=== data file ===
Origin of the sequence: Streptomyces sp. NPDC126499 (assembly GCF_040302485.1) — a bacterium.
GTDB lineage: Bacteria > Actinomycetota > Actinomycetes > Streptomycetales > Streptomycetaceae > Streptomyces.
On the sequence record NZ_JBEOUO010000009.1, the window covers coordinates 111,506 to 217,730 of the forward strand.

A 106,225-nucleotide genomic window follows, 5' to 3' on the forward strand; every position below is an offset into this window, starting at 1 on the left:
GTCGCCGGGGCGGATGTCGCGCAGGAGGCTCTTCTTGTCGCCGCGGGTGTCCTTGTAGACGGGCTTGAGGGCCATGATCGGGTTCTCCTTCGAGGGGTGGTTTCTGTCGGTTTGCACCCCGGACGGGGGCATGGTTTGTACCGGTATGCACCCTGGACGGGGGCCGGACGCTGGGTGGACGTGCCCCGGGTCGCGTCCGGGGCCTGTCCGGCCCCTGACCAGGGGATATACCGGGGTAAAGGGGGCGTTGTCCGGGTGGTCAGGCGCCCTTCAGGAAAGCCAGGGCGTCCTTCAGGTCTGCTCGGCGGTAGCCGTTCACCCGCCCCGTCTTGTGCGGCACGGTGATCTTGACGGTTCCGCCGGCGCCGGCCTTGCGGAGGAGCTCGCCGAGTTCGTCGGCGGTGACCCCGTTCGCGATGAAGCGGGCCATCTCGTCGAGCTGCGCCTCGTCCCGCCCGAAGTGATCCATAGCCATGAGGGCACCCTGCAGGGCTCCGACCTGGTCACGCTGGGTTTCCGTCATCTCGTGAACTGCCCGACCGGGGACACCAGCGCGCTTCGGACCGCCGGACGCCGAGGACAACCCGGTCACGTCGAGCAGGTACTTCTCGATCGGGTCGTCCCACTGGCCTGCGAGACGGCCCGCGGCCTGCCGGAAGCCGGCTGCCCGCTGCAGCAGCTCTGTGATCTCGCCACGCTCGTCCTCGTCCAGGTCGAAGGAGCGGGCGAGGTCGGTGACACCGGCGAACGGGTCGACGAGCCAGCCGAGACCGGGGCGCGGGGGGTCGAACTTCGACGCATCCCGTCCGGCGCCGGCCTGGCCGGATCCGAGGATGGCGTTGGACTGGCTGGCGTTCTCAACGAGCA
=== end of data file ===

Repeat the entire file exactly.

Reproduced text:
Origin of the sequence: Streptomyces sp. NPDC126499 (assembly GCF_040302485.1) — a bacterium.
GTDB lineage: Bacteria > Actinomycetota > Actinomycetes > Streptomycetales > Streptomycetaceae > Streptomyces.
On the sequence record NZ_JBEOUO010000009.1, the window covers coordinates 111,506 to 217,730 of the forward strand.

A 106,225-nucleotide genomic window follows, 5' to 3' on the forward strand; every position below is an offset into this window, starting at 1 on the left:
GTCGCCGGGGCGGATGTCGCGCAGGAGGCTCTTCTTGTCGCCGCGGGTGTCCTTGTAGACGGGCTTGAGGGCCATGATCGGGTTCTCCTTCGAGGGGTGGTTTCTGTCGGTTTGCACCCCGGACGGGGGCATGGTTTGTACCGGTATGCACCCTGGACGGGGGCCGGACGCTGGGTGGACGTGCCCCGGGTCGCGTCCGGGGCCTGTCCGGCCCCTGACCAGGGGATATACCGGGGTAAAGGGGGCGTTGTCCGGGTGGTCAGGCGCCCTTCAGGAAAGCCAGGGCGTCCTTCAGGTCTGCTCGGCGGTAGCCGTTCACCCGCCCCGTCTTGTGCGGCACGGTGATCTTGACGGTTCCGCCGGCGCCGGCCTTGCGGAGGAGCTCGCCGAGTTCGTCGGCGGTGACCCCGTTCGCGATGAAGCGGGCCATCTCGTCGAGCTGCGCCTCGTCCCGCCCGAAGTGATCCATAGCCATGAGGGCACCCTGCAGGGCTCCGACCTGGTCACGCTGGGTTTCCGTCATCTCGTGAACTGCCCGACCGGGGACACCAGCGCGCTTCGGACCGCCGGACGCCGAGGACAACCCGGTCACGTCGAGCAGGTACTTCTCGATCGGGTCGTCCCACTGGCCTGCGAGACGGCCCGCGGCCTGCCGGAAGCCGGCTGCCCGCTGCAGCAGCTCTGTGATCTCGCCACGCTCGTCCTCGTCCAGGTCGAAGGAGCGGGCGAGGTCGGTGACACCGGCGAACGGGTCGACGAGCCAGCCGAGACCGGGGCGCGGGGGGTCGAACTTCGACGCATCCCGTCCGGCGCCGGCCTGGCCGGATCCGAGGATGGCGTTGGACTGGCTGGCGTTCTCAACGAGCA